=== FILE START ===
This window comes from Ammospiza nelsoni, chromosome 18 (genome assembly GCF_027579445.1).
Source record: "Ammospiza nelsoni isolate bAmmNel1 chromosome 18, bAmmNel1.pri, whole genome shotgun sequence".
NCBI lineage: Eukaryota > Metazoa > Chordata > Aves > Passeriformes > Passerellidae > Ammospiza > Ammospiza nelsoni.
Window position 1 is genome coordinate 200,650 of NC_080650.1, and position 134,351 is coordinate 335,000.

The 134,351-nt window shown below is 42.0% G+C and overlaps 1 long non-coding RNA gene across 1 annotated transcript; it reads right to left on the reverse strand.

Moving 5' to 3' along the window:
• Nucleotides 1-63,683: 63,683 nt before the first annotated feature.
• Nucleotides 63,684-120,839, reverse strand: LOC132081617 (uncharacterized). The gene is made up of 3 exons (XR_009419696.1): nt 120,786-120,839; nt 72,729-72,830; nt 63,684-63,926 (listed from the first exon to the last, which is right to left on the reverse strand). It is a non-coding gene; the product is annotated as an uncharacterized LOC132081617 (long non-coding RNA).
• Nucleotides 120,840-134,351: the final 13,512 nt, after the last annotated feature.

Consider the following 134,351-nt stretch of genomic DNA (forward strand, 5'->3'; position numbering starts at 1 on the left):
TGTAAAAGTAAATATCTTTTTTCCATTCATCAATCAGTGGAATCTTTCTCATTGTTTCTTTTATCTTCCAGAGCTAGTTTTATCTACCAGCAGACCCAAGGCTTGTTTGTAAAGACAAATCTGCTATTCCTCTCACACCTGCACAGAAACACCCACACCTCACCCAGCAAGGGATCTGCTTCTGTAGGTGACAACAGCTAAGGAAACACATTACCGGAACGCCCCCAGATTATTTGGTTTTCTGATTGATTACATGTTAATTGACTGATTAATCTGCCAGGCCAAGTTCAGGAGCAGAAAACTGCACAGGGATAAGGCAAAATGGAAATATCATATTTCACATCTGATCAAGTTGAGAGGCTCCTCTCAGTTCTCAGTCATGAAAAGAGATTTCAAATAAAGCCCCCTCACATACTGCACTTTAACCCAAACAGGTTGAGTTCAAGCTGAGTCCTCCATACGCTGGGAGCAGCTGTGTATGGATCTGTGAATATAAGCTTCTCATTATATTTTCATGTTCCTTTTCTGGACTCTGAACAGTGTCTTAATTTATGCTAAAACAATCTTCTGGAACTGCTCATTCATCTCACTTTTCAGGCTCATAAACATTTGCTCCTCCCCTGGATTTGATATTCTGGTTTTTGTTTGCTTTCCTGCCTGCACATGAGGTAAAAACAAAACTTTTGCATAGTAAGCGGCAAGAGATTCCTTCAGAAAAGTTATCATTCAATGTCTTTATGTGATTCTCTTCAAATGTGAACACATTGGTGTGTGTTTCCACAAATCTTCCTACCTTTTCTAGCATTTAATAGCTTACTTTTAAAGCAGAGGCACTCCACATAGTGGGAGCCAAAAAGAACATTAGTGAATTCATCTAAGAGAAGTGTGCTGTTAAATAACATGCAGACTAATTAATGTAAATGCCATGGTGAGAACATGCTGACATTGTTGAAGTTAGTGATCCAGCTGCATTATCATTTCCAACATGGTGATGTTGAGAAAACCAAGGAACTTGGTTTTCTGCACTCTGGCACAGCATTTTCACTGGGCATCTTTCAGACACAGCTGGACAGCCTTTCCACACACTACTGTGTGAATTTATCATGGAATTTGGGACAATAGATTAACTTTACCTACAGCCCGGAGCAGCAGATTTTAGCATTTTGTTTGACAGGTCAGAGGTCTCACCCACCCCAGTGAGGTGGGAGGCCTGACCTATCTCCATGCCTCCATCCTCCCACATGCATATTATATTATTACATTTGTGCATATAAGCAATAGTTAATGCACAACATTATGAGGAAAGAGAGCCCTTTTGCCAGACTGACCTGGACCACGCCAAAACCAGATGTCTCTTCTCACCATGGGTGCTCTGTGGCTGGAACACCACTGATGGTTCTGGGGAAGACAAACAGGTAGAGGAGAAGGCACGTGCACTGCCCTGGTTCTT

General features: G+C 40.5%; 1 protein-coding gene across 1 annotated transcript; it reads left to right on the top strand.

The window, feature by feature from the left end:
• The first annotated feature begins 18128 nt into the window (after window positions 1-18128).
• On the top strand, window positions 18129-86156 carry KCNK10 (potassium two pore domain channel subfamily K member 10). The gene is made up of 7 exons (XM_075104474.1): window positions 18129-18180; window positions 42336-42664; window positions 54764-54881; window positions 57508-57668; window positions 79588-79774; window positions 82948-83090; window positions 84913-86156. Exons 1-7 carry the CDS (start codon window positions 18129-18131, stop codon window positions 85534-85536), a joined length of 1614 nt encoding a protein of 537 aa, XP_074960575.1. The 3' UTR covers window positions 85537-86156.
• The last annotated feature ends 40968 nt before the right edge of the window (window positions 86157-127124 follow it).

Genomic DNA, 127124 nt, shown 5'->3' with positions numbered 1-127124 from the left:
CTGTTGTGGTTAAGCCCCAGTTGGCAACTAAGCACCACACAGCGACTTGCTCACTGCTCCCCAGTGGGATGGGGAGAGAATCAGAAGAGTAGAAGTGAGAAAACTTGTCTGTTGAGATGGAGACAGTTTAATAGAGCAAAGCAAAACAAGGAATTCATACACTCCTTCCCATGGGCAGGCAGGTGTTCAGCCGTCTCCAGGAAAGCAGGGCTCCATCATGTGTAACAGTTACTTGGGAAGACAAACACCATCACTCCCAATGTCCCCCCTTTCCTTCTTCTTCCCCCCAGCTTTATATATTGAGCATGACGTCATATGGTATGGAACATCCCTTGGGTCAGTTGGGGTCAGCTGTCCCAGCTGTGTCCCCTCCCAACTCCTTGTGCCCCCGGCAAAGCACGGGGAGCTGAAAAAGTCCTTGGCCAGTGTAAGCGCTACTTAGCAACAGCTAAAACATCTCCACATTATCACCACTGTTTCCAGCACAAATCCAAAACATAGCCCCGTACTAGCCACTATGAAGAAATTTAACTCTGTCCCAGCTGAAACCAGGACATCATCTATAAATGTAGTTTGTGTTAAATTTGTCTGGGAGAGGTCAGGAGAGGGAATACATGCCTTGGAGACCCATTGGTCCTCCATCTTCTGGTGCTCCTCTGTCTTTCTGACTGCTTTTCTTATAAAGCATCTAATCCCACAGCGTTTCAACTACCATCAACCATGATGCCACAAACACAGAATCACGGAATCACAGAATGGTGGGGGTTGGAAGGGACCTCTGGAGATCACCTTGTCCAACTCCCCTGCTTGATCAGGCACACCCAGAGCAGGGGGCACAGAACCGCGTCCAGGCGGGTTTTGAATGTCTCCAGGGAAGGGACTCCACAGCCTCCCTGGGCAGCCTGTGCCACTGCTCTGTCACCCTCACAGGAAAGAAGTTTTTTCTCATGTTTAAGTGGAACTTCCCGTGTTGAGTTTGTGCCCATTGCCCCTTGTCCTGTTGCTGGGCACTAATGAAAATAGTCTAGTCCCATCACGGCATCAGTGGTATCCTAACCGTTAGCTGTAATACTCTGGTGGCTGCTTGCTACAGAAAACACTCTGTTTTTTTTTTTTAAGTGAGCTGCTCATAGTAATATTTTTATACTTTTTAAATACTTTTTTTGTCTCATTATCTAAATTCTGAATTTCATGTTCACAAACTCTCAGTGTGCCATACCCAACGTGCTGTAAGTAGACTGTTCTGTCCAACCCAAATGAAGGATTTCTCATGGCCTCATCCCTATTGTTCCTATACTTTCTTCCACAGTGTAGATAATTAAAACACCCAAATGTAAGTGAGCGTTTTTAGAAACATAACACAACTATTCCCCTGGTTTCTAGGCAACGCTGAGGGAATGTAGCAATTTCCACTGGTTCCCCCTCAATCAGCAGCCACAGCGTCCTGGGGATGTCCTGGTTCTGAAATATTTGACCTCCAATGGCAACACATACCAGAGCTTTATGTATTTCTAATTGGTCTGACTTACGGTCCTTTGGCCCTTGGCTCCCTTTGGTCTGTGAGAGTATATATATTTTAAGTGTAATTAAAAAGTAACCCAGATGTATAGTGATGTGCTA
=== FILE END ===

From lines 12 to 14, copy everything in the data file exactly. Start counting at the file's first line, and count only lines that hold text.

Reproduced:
General features: G+C 40.5%; 1 protein-coding gene across 1 annotated transcript; it reads left to right on the top strand.

The window, feature by feature from the left end:
• The first annotated feature begins 18128 nt into the window (after window positions 1-18128).